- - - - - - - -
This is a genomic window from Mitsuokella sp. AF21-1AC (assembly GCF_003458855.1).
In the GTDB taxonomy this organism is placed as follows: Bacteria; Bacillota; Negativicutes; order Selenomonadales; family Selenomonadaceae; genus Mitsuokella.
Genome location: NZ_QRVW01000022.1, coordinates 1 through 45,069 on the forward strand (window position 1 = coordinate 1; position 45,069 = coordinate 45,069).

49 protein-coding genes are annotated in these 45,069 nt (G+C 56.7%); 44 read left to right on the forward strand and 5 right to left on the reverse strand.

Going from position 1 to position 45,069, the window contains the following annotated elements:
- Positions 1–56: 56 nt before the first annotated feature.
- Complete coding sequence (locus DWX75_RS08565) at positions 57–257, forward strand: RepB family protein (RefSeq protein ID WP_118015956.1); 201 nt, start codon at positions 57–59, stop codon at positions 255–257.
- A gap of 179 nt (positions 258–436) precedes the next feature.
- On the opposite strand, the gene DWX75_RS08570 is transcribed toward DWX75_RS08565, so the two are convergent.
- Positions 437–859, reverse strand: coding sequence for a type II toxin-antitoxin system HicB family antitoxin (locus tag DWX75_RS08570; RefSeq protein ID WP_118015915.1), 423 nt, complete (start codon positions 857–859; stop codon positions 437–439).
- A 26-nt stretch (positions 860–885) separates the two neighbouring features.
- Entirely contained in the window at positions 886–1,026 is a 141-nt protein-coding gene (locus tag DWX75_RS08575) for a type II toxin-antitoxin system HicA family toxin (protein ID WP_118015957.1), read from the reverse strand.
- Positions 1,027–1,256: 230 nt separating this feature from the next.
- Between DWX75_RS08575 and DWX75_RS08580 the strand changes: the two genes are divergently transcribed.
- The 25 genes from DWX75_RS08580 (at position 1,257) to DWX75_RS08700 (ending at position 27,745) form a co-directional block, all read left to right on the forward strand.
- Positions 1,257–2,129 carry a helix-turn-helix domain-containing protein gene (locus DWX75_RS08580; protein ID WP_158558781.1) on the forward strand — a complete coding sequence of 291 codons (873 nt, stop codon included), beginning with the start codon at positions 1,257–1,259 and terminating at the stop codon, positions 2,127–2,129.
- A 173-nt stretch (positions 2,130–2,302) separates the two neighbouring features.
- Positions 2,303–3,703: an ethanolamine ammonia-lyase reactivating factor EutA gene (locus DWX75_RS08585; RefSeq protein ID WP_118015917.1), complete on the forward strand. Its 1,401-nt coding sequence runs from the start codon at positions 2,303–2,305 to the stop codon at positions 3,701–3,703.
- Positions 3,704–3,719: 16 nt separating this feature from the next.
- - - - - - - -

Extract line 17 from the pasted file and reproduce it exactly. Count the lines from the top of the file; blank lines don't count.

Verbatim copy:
- A 173-nt stretch (positions 2,130–2,302) separates the two neighbouring features.